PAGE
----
If the modules don’t fit the set crew has to make it fit. The builder is probably standing near the customer who wants to know if this will cause any problems. The builder puts everything on the set crew’s shoulders.

When the set crew makes a mistake or heaven forbid, doesn't show up, what happens with the modules setting on the carriers and who pays the crane operator? Good question.

The set crew boss looks at the 4 dormers that were added to the house AFTER they quoted the job and wants paid to install them. The builder tells them he paid the factory for the set and they need to collect from them. “And that Your Honor is when I hit the builder.”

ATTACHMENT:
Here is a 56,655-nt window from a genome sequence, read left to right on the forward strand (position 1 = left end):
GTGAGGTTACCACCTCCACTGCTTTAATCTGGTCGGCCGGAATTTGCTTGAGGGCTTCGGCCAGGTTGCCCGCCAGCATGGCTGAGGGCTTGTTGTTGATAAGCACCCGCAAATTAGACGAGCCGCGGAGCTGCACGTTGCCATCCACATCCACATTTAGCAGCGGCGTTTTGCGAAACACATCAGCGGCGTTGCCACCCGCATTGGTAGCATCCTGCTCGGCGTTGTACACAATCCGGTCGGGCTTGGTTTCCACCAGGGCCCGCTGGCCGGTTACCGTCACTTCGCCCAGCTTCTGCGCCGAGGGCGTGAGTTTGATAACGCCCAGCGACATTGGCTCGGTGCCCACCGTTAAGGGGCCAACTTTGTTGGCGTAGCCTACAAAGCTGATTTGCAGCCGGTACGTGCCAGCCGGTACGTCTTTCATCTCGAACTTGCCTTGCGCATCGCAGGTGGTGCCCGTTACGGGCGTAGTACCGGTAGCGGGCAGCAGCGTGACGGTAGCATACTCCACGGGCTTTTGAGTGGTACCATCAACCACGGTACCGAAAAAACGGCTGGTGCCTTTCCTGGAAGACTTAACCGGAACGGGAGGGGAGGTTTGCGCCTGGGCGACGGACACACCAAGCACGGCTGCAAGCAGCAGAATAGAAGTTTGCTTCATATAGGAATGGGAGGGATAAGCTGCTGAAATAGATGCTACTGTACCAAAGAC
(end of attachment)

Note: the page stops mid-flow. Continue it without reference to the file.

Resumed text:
If a set crew quotes a job based on what the builder has specified the job almost always goes smoothly. When a builder tries to take shortcuts with the set and pushes for the set crew to do work that wasn’t in the contract, one side is not going to be happy.

When the set is delayed because of (pick one:) bad weather, no modules have arrived, late start because the crane has arrived late or not at all, the access road is too narrow to get the modules in or the house is being built on an endangered insect’s breeding ground; who is responsible for paying the set crew that may have driven hundreds of miles to set the house and now has to stay another day?

There are a myriad of problems facing all new home builders both site and off-site. The ones above are very common in modular home construction and sometimes all three scenarios can happen on the same job.